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International Food

The Buddhist Thai Temple Food Stands Are a Much-Missed Feast

They're back! Rejoice! The Thai culinary treasure has returned—with coconut-milk curries and grilled skewers galore.
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A hot wok with minced pork and red and green Thai peppers inside, getting stirred and tossed.
iStock / Seksan Wangjaisuk
Behind the Buddhist Temple of Dallas on Stults Road, off of Central Expressway and Forest in Far North Dallas, is one of the most marvelous rituals and richest culinary treasure of Dallas. Until the pandemic and quarantine put an end to it, from about 9 a.m. until 2 or 4 p.m. (or whenever the stands sold out on Sundays), you could find stalls helmed by small restaurateurs and aunties alike. They offered the most elusive, true-to-Thailand Thai food around.

Last Sunday, amid azalea blooms and curling plumes of smoke, the food stands returned. It had been a while—more than a year, as with many beloved in-person events. Consider them our humble, daytime counterpart to Thailand’s night markets.

Yes, it’s the same setup. (Okay, maybe a few stands shy.) Yes, you should go. It’s easy. Find street parking all along Stults, a residential road. Politely nab a spot. Walk onto the grounds, past elephant statues and colorful landscaping that evoke the boisterous lushness of a city like Bangkok.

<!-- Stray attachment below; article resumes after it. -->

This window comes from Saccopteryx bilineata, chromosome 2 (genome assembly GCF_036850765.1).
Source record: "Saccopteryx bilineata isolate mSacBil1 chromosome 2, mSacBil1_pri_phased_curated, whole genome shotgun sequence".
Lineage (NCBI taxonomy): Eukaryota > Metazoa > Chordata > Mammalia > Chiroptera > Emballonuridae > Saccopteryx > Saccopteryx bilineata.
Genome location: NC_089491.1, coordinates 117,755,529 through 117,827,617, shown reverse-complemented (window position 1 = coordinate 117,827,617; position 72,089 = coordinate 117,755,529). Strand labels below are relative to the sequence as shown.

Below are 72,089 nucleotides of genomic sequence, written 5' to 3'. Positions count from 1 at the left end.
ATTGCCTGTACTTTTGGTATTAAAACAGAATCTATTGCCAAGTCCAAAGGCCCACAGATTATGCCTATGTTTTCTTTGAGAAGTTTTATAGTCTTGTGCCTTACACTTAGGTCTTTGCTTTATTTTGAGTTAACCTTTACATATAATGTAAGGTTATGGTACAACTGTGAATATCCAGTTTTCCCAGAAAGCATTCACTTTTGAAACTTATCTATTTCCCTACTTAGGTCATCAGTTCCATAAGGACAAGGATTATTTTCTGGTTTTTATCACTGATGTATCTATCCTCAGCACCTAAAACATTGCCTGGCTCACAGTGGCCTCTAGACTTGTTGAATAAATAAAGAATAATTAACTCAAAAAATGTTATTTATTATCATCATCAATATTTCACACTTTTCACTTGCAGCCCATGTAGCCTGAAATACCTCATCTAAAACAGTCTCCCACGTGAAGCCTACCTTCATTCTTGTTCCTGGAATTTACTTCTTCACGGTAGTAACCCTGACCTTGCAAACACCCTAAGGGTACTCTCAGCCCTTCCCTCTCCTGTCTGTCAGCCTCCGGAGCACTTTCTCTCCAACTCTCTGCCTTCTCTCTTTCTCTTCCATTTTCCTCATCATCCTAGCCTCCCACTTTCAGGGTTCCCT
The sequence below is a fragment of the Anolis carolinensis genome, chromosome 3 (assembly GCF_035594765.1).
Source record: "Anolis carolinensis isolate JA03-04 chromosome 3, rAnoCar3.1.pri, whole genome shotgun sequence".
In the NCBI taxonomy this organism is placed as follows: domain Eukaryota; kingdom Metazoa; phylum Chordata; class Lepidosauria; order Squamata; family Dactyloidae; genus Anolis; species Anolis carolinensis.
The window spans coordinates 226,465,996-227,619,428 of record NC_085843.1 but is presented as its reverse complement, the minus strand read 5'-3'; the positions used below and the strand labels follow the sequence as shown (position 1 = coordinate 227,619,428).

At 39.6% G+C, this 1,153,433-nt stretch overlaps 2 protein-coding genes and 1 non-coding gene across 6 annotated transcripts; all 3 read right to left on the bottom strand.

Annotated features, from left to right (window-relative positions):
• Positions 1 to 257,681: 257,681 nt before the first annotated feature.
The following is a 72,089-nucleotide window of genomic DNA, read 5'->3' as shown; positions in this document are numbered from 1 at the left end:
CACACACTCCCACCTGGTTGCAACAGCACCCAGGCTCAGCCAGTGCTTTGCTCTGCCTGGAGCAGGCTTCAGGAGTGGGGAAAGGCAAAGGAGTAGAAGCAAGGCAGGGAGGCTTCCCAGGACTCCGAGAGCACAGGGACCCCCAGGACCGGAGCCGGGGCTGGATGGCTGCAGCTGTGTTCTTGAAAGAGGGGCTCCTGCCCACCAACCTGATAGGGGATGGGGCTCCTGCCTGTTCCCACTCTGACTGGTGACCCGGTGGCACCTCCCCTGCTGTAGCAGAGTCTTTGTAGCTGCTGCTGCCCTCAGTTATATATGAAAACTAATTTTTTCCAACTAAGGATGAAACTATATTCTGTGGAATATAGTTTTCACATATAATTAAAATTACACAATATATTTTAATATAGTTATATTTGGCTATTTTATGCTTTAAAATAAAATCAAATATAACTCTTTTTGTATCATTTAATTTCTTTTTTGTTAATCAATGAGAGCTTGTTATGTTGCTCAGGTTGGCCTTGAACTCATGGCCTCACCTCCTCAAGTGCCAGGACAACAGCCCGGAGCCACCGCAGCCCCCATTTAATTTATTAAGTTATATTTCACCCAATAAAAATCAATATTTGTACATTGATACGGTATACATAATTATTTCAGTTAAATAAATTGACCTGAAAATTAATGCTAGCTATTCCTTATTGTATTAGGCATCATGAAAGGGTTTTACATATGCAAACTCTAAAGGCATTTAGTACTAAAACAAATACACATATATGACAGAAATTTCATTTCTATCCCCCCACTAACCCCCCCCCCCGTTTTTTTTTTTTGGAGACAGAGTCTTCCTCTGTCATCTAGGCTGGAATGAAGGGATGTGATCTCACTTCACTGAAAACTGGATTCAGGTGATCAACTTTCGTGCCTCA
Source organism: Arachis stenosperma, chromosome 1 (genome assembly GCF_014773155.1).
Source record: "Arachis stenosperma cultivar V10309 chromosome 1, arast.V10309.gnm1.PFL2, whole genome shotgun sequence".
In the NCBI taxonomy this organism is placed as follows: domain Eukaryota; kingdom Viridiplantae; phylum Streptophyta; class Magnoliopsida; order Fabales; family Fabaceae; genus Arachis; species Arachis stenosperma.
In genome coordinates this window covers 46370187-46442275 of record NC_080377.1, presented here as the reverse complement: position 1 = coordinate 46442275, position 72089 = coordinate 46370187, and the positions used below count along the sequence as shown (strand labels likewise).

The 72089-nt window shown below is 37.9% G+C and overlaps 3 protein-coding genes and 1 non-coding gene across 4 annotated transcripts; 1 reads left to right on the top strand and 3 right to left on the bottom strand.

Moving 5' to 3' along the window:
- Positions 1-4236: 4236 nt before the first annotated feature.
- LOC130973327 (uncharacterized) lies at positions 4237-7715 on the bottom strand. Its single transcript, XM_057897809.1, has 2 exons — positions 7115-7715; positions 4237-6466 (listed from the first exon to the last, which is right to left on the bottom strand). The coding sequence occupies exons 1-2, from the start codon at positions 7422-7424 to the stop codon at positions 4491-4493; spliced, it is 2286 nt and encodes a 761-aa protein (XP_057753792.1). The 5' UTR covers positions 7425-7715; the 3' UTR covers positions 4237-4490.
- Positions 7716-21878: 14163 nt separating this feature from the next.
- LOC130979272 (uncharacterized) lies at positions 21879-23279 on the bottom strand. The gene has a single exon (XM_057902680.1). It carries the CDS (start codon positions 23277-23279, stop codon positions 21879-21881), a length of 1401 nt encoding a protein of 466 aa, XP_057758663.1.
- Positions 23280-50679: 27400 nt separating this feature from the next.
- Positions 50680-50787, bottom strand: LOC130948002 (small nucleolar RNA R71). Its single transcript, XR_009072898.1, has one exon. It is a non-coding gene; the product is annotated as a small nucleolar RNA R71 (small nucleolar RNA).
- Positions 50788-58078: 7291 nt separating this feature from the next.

Behind the temple—dominating, vibrant, ornate with gold finials atop its alabaster-white steps and filled with exquisitely fine murals painted by Thai artists—are the food stands. They beckon with clouds of grill smoke and the clamor of metal spoons against woks.

Here, coconut-milk curries are soft and soothing with chicken, brothy bowls bob with cubed blood, fluffy herb-flecked laab salads abound, and grilled meats of every kind beckon. It’s here I first found bundles of sticky rice wrapped in charred banana leaf when I moved to Dallas. I wander and eat, nibbling at pork skewers turned slowly over charcoal and also lemongrass-marinated beef skewers grilled over gas, while a woman brusquely pounds papaya salad’s jade-colored shreds in a mortar, along with a tiny crab and one, two, three Thai chiles. She’s the one you remember from before. Nothing has changed—though everything has.

The stand on the end is run by the temple volunteers, and there you can find combination plates. (I love the pumpkin curry heady with fermented chile paste and keffir lime).

Customers fill bags with food to-go. They load down with tubs of coconut milk desserts. They grab soups or snacks. Whole-charred fish? Yes. Sticky rice and mango? Check.

Bring cash (if you forget, there’s an ATM in the temple’s below-ground community rec room). Carry away treasures in plastic containers. Don’t miss the koi pond and garden gazebo that provide a tranquil spot as well as a stage for festivals. Read this article, my headlong, heart-goes-pitter-pat feature from six years ago, if you want mouth-watering eye-candy before you go and to learn more about the glittering temple.

And thank all the deities that be that this temple and its staunch community has managed to come through, rekindling the wok and carrying the flame.